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Old 02-02-15, 08:21 PM
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Originally Posted by Lamplight View Post
I have done this a few times as I debate going back to school, but inevitably nothing I see looks particularly interesting to me. At least not interesting enough for me to take on a ton of debt for. So currently I'm in the same boat I was when I went to college right after high school; nothing intrigues me enough to call it my major. Another concern is that I'm not sure I could focus on school while also working, especially working full time, but I doubt I could afford to go to school without working.
Not all courses require a huge time commitment or would incur a large debt.

Our local "skills" college, for example, offers short courses in a variety of subjects.
Short Courses - TasTAFE TasTAFE

Responsible Serving of Alcohol is one of the short courses, and is a requirement if you're going to try to acquire work in a licenced restaurant or pub. It is a 1-day course which can be done during the day, during an evening, or online. And it costs $95.

Forklift is another of the short courses, and is often a requirement or a desireable qualification for many different jobs in warehousing, construction, agriculture, etc. etc. It is a 3-day course and is a little bit pricey at $710, but could be worth it if it meant a better position.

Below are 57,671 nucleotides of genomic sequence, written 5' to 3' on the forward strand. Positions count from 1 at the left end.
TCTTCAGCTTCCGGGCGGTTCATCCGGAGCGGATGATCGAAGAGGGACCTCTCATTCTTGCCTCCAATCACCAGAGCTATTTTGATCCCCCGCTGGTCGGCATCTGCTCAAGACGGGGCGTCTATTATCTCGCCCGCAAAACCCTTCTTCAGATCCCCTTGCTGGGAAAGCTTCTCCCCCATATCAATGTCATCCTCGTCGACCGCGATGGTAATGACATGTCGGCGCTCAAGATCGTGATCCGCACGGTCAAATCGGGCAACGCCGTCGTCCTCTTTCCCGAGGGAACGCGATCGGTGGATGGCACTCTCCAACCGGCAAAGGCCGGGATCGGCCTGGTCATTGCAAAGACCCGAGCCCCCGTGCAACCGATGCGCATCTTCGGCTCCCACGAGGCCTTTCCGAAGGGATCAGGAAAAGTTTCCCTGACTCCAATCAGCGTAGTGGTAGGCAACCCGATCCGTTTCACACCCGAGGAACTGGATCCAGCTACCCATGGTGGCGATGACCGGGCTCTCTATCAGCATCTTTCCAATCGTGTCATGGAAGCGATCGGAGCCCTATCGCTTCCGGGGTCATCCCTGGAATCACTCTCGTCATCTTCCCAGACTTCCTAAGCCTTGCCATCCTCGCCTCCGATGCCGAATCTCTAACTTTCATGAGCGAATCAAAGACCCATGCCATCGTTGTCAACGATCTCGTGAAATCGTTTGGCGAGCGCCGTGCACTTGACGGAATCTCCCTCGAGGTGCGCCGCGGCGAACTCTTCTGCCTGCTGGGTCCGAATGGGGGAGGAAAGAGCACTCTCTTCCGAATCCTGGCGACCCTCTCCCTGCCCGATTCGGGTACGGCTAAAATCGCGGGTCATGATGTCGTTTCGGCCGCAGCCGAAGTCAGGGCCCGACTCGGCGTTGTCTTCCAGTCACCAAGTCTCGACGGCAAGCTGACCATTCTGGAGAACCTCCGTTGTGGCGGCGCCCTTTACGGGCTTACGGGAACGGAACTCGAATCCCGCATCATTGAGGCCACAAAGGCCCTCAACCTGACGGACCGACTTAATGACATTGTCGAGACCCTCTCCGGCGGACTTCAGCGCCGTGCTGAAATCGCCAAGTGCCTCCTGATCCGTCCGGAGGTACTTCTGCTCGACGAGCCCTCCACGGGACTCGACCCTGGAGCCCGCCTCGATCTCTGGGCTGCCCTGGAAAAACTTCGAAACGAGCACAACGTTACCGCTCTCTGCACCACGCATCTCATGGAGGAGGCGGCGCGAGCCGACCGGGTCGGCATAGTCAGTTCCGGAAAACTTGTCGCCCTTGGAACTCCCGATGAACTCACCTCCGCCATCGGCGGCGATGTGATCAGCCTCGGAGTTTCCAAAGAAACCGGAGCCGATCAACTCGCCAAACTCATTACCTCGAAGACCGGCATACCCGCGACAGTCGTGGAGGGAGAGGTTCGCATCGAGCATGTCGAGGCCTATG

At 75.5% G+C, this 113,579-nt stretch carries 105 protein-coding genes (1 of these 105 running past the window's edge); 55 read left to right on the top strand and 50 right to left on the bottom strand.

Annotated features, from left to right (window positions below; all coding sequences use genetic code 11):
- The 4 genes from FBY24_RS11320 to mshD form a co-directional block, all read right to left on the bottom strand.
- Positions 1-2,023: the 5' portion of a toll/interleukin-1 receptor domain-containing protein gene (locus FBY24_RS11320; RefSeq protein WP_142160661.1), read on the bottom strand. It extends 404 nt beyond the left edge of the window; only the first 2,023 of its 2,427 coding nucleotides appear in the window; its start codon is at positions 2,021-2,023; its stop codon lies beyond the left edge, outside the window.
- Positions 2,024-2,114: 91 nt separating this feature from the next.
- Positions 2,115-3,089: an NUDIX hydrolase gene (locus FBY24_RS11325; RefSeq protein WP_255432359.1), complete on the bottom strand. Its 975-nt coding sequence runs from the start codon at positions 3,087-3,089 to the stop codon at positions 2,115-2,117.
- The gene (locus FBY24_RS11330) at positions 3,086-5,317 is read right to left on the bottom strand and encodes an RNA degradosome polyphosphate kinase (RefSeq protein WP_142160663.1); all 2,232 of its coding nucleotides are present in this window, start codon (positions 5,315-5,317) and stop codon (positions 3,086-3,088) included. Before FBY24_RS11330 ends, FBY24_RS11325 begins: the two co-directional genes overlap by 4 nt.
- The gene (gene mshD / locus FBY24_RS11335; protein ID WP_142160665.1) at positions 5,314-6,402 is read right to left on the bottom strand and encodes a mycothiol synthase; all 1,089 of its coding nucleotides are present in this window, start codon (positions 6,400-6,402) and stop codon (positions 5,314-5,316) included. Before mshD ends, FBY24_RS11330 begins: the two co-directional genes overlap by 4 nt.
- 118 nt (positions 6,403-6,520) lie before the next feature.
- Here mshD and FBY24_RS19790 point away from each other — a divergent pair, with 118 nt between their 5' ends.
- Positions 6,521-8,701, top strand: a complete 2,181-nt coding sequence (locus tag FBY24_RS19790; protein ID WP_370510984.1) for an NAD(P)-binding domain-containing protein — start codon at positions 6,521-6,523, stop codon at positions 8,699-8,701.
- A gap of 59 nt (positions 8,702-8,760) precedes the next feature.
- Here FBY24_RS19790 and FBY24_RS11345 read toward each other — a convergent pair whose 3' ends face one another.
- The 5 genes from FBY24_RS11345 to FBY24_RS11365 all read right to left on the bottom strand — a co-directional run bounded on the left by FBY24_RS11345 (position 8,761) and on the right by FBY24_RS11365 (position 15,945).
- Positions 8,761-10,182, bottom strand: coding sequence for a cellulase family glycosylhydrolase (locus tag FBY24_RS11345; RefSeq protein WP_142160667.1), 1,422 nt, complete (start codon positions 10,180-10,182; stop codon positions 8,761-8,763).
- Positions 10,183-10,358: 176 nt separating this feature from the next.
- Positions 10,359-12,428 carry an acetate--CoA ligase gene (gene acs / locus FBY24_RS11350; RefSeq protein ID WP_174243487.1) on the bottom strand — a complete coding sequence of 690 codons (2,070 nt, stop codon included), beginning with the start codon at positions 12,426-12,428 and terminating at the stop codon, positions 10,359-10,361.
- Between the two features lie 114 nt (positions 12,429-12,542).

Our state library offers community courses. I picked up MYOB, taught once a week over 10 weeks (IIRC), in the evenings, and costing about $200. That course was just an overview, but now if I were to apply for a job that mentioned some familiarity with MYOB (and several bookkeeping/receptionist-type jobs do ask for that), I could say that was true of me ... I do have some familiarity with MYOB. I was working full-time when I took that course ... it really wasn't that time consuming.


Sometimes it helps to browse the Employment Ads and see what types of jobs are out there. There could be something similar to what you're doing, but with slightly better pay IF you have this or that extra qualification.